“When we worked here together, we fought, scratched, and clawed to make people’s lives a tiny bit better. That’s what public service is all about: small, incremental change every day. Teddy Roosevelt once said ‘Far and away the best prize that life has to offer is a chance to work hard at work worth doing.’ And I would add that what makes work worth doing is getting to do it with people that you love.”

*wails*

It’s been an interesting few weeks for me. I can’t blog about it yet, but it’s good. (I’m not pregnant.) I’ve spent a lot of time lately walking through my own personal minefield of doubts and fears, but quotes like the one above have kept falling into my hands like perfect snowflakes.

This week’s Friday 5 theme is “Juice.” Okay, I’m game. And still on Friday, no less. BOOM, BABY!

1. What’s your favorite juice?

The passionfruit, orange, and guava juice combination served at the ‘Ohana breakfast at Walt Disney World. Since I can’t get my hands on that (and am disinclined to try making it), my second favorite is plain apple.

2. Blend fruit juice with fresh or fruit, (sometimes) ice, and other ingredients and you get a smoothie. What’s your favorite smoothie?

  • 1 1/2 ounces coconut cream (such as Coco Lopez)
  • 1 1/2 ounces pineapple juice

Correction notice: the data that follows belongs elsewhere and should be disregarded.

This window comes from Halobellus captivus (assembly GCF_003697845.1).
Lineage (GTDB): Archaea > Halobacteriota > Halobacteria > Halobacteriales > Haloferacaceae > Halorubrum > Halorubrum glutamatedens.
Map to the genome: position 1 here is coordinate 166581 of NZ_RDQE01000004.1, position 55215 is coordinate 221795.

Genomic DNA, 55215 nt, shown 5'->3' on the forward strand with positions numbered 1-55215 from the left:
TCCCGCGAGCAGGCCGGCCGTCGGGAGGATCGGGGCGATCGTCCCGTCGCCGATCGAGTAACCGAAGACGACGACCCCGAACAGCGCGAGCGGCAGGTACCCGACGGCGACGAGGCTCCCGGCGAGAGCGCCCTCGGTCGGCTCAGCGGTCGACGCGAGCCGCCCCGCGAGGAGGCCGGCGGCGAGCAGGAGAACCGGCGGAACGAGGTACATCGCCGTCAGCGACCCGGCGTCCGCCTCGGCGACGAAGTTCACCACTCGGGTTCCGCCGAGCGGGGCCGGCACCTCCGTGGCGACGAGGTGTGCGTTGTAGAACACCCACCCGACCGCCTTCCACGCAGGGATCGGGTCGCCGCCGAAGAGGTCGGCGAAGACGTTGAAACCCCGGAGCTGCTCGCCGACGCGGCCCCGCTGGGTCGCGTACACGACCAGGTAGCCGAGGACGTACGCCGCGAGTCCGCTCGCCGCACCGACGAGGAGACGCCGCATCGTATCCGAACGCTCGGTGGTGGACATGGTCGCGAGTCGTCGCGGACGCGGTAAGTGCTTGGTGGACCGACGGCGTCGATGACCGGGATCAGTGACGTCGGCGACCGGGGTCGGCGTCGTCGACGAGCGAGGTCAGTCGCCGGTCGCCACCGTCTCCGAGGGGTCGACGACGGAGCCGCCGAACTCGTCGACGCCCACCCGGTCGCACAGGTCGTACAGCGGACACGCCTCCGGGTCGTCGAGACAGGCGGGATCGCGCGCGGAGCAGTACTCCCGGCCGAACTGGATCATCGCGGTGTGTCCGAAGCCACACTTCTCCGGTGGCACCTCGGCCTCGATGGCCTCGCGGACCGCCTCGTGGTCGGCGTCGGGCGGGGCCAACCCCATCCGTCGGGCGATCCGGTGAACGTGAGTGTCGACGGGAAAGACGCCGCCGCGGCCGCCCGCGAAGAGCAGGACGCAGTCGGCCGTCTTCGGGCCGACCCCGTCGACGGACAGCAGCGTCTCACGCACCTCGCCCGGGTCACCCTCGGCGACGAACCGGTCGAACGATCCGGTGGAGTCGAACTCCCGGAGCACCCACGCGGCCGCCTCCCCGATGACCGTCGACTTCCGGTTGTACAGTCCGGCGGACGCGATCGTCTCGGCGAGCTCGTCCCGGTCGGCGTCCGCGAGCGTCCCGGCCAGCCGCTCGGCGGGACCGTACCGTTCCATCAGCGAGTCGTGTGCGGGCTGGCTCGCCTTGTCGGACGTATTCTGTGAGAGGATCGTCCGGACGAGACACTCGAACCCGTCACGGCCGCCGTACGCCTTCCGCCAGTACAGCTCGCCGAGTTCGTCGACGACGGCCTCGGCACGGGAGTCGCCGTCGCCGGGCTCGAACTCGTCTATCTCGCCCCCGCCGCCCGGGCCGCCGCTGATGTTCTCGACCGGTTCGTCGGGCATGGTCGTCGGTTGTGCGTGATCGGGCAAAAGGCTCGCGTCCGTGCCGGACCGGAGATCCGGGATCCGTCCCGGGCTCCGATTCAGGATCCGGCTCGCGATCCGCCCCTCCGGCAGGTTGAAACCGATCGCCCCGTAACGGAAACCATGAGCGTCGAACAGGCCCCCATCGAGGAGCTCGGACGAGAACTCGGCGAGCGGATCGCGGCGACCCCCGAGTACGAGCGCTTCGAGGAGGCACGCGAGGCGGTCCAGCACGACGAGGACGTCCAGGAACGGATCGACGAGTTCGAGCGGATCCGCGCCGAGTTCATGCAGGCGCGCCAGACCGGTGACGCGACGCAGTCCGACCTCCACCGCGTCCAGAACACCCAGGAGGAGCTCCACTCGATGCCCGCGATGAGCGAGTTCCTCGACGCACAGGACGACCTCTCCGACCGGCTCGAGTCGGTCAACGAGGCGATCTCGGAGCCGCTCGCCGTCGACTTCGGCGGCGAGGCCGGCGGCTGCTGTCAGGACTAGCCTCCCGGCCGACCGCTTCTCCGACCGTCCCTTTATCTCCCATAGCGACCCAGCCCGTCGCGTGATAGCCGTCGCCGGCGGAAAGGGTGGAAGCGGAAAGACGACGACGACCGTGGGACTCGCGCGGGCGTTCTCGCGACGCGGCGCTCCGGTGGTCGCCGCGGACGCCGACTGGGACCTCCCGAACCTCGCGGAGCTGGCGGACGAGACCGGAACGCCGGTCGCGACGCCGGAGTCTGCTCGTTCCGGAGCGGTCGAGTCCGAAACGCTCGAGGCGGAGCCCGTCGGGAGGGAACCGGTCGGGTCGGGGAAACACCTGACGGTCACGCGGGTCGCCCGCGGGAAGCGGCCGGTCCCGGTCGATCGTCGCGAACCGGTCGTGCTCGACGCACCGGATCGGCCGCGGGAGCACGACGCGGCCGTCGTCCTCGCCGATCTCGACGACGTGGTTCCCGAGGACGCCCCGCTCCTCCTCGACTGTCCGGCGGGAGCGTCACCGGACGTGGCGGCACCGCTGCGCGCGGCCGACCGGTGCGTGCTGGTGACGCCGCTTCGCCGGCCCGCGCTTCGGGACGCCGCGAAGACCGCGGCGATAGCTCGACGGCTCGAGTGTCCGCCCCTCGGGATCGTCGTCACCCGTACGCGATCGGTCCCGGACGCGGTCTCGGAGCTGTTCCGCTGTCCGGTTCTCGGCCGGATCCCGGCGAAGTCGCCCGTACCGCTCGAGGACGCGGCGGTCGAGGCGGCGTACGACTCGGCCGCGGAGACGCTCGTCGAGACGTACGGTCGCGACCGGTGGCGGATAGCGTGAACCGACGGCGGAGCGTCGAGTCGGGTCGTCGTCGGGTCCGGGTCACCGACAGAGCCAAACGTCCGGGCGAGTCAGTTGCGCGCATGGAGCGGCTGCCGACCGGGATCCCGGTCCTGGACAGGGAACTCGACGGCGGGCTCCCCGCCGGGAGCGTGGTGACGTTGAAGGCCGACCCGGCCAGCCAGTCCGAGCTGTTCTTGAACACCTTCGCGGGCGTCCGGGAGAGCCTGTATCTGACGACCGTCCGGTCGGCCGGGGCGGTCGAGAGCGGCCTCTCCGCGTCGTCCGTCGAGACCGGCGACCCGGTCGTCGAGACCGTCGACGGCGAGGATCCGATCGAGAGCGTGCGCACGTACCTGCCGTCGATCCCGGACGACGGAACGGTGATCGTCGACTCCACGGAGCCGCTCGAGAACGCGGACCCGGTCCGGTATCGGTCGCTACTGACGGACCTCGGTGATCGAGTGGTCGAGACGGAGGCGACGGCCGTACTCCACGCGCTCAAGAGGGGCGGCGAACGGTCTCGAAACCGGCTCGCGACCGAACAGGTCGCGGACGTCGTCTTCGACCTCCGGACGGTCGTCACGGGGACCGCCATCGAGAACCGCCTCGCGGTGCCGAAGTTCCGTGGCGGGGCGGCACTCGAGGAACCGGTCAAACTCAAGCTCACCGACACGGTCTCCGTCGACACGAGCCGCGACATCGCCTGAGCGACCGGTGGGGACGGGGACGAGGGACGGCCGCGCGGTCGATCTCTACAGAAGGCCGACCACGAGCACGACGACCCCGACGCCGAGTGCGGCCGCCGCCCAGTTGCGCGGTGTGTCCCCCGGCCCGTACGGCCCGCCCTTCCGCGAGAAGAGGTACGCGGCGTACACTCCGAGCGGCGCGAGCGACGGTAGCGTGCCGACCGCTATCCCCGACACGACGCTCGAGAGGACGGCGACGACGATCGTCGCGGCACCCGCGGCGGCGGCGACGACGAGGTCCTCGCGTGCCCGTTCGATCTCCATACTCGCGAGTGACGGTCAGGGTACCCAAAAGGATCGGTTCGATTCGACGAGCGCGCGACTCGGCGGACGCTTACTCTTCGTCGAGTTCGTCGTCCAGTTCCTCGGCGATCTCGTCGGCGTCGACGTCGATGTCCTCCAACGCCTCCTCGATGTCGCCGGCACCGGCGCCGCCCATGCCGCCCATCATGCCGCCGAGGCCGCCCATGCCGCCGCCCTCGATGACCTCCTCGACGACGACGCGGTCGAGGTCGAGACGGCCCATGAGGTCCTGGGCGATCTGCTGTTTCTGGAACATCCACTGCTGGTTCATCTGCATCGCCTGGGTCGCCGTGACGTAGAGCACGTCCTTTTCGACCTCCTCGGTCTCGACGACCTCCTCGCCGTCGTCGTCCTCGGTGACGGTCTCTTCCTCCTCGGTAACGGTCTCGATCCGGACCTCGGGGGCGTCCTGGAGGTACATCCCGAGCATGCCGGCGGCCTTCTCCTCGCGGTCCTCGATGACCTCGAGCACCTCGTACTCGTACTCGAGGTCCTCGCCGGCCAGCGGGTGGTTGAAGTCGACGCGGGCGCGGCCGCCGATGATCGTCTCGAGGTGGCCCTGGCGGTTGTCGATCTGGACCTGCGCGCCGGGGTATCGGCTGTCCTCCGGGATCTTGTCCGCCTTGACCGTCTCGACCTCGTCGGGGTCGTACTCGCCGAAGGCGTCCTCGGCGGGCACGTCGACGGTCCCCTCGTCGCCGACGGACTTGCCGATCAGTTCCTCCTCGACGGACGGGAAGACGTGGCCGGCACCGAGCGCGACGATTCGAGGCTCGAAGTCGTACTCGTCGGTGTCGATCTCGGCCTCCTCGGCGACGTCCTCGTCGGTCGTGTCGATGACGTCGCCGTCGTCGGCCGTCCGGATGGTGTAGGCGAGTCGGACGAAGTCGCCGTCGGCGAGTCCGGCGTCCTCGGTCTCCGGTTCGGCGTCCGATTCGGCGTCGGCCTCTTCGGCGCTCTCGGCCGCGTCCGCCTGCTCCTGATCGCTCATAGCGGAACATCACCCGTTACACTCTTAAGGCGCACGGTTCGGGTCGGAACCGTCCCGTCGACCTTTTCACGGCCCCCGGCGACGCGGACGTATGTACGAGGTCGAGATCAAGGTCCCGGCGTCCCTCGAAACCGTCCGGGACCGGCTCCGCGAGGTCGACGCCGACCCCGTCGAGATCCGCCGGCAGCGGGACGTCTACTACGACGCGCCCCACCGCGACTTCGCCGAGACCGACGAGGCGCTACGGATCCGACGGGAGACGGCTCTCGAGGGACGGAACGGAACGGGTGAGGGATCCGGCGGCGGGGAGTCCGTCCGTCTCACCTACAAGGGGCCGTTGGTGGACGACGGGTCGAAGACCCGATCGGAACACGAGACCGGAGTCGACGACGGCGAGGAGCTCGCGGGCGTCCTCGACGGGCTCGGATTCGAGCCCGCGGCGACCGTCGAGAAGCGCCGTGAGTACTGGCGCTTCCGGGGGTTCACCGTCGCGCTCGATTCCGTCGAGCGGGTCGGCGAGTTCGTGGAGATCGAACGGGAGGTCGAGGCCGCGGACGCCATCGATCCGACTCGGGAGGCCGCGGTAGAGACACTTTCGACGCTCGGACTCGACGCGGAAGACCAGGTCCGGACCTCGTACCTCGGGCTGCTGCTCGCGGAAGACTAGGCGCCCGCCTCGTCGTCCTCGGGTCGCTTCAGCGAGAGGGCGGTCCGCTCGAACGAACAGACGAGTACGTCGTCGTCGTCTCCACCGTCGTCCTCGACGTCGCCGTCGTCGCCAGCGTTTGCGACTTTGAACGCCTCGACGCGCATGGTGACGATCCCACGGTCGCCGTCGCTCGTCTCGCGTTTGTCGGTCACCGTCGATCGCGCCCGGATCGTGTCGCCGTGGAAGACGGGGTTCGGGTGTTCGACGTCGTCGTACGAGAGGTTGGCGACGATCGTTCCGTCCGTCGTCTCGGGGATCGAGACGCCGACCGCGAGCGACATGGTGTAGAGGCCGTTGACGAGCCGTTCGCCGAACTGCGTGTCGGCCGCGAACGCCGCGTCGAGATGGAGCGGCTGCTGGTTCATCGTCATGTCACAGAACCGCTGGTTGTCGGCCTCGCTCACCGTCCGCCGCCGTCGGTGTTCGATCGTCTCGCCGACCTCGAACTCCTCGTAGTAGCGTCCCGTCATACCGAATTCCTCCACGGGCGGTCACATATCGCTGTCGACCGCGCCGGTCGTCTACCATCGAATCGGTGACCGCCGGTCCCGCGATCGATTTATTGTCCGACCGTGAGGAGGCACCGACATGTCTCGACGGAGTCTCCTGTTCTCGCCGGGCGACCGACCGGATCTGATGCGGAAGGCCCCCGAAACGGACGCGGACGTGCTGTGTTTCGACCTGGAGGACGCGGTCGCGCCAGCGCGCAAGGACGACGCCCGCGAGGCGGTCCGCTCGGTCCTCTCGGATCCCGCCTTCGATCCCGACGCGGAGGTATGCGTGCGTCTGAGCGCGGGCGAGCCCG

• 1 ounce aged rum
  • 1 ounce coconut rum
  • Splash of coconut milk (optional)
  • Pineapple wedge, for garnish
  • 1 cup of ice.
    (from epicurious)

    Blend it and drink it while you’re on a walk in the rain.

    3. Juice in some contexts means credibility, the respect of others, and influence. In what way have you recently earned juice among your peers?

    I can’t talk about that yet. *smiles*

    4. How satisfied are you with your mobile phone’s charge capacity?

    I couldn't resist.

    I couldn’t resist.


    I have the iPhone 5s, and it can go 2 days on a single charge and regular use. I have background app refresh off and keep the screen relatively dim, though. Relatedly, I’m trying to convince myself that I don’t need a Microsoft Surface Pro.

    5. What are your thoughts on Kool-Aid and Tang?

    I only had Tang once at a friend’s house as a kid, and I don’t have very good memories of it. Cherry and grape Kool-aid are amazing, as long as it is the kind you make with actual sugar.

    With that, I’m off to wrap up my Friday night with some … grape juice. Yeah. Grape juice. Cheers!